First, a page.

India is one of the countries with the largest production of energy from renewable sources. In the electricity sector, renewable energy account for 34.6% of the total installed power capacity. Large hydro installed capacity was 45.399 GW as of 31 March 2019, contributing to 13% of the total power capacity. The remaining renewable energy sources accounted for 22% of the total installed power capacity (77.641 GW) as of 31 March 2019.
Wind power capacity was 36,625 MW as of 31 March 2019, making India the fourth-largest wind power producer in the world. The country has a strong manufacturing base in wind power with 20 manufactures of 53 different wind turbine models of international quality up to 3 MW in size with exports to Europe, the United States and other countries. Wind or Solar PV paired with four-hour battery storage systems is already cost competitive, without subsidy, as a source of dispatchable generation compared with new coal and new gas plants in India.
The government target of installing 20 GW of solar power by 2022 was achieved four years ahead of schedule in January 2018, through both solar parks as well as roof-top solar panels. India has set a new target of achieving 100 GW of solar power by 2022. Four of the top seven largest solar parks worldwide are in India including the second largest solar park in the world at Kurnool, Andhra Pradesh, with a capacity of 1000 MW. The world’s largest solar power plant, Bhadla Solar Park is being constructed in Rajasthan with a capacity of 2255 MW and is expected to be completed by the end of 2018.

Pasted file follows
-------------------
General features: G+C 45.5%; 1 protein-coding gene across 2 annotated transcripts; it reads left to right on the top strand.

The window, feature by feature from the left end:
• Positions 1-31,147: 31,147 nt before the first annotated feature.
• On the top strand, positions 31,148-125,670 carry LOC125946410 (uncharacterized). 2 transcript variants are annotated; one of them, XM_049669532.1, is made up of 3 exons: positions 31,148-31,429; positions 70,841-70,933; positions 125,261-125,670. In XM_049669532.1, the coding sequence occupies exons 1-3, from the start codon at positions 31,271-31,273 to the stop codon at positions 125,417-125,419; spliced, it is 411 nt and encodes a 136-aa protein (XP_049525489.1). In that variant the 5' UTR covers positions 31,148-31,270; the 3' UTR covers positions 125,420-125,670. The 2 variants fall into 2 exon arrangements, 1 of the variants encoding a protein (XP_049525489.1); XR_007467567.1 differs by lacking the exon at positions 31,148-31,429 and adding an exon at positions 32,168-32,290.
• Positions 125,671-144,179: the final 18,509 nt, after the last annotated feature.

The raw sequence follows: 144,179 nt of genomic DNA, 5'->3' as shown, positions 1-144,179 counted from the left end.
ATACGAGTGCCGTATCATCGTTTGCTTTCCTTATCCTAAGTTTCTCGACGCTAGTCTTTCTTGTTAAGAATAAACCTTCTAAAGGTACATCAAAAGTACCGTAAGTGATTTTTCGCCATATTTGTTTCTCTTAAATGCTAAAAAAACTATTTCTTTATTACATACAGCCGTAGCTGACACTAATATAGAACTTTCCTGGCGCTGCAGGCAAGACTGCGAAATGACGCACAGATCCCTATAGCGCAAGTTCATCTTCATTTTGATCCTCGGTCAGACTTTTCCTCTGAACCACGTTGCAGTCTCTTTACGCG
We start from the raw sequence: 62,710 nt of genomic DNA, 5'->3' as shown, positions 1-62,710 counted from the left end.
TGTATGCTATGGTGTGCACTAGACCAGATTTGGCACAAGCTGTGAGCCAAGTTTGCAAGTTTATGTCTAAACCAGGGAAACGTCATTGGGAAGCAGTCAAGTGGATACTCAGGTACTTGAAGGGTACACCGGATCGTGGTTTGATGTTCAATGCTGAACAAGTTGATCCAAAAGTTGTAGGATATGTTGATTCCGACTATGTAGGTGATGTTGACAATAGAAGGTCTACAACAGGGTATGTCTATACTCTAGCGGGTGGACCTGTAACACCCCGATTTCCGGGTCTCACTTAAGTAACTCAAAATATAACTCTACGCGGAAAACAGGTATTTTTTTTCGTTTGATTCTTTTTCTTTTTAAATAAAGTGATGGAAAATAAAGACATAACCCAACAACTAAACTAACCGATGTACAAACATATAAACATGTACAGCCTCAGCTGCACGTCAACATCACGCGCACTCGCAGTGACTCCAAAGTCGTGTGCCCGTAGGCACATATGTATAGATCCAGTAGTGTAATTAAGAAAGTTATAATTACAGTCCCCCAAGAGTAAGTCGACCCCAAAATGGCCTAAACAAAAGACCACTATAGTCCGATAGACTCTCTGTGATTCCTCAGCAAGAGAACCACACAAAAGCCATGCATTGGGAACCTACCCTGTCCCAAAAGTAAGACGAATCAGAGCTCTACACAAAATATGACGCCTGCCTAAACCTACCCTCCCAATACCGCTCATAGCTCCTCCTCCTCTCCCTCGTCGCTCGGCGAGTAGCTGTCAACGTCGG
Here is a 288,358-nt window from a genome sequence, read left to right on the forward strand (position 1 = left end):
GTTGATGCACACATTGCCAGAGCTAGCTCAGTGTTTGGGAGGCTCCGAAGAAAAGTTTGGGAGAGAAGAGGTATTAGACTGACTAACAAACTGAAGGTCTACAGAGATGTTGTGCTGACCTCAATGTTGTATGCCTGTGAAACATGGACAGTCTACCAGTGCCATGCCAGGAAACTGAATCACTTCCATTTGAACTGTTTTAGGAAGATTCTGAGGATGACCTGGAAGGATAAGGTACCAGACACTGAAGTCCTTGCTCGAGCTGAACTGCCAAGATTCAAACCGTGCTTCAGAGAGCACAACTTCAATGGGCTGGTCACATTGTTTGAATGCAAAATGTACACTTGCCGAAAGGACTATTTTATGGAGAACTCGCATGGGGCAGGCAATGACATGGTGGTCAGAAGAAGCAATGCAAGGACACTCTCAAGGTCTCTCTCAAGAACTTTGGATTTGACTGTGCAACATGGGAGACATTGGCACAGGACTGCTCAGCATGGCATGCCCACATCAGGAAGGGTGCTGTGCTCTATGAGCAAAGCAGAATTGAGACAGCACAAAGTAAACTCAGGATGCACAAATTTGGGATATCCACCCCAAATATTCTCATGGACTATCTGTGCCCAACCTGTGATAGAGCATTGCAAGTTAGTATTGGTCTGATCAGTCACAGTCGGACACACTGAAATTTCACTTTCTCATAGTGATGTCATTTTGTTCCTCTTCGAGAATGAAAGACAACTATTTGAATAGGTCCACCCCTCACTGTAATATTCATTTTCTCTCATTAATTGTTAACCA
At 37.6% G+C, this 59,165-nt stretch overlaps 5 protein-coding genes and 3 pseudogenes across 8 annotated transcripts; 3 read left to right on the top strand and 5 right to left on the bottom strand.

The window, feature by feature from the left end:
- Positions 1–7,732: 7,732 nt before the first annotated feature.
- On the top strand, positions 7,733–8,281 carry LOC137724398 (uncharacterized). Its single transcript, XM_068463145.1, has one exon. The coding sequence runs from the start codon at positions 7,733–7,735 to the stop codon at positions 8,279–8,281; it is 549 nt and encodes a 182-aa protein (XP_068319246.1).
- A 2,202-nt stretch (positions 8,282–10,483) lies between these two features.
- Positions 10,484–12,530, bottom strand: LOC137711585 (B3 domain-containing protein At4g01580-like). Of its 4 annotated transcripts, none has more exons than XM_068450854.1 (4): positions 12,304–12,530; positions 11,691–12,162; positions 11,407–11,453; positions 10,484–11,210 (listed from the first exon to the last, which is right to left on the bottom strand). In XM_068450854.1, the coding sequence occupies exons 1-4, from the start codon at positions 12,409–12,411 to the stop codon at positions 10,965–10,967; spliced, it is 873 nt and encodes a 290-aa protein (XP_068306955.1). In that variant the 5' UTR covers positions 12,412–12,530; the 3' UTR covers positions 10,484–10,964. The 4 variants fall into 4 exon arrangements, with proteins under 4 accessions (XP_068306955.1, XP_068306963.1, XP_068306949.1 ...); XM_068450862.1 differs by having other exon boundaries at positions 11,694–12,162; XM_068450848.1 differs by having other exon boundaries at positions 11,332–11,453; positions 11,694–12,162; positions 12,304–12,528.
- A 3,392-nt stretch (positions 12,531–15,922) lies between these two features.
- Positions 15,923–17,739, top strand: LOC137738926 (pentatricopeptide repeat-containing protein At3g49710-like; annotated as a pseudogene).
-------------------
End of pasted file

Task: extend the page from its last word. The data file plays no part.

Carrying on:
Biomass power from biomass combustion, biomass gasification and bagasse co-generation reached 9.1 GW installed capacity as of 31 March 2019. Family type biogas plants reached 3.98 million.
Renewable energy in India comes under the purview of the Ministry of New and Renewable Energy (MNRE). India was the first country in the world to set up a ministry of non-conventional energy resources, in the early 1980s. Solar Energy Corporation of India is responsible for the development of solar energy industry in India. Hydroelectricity is administered separately by the Ministry of Power and not included in MNRE targets.
India is running one of the largest and most ambitious renewable capacity expansion programs in the world. Newer renewable electricity sources are projected to grow massively by nearer term 2022 targets, including a more than doubling of India’s large wind power capacity and an almost 15 fold increase in solar power from April 2016 levels. These targets would place India among the world leaders in renewable energy use and place India at the centre of its “Sunshine Countries” International Solar Alliance project promoting the growth and development of solar power internationally to over 120 countries.
India set a target of achieving 40% of its total electricity generation from non-fossil fuel sources by 2030, as stated in its Intended Nationally Determined Contributions statement in the Paris Agreement. A blueprint draft published by Central Electricity Authority projects that 57% of the total electricity capacity will be from renewable sources by 2027. In the 2027 forecasts, India aims to have a renewable energy installed capacity of 275 GW, in addition to 72 GW of hydro-energy, 15 GW of nuclear energy and nearly 100 GW from “other zero emission” sources.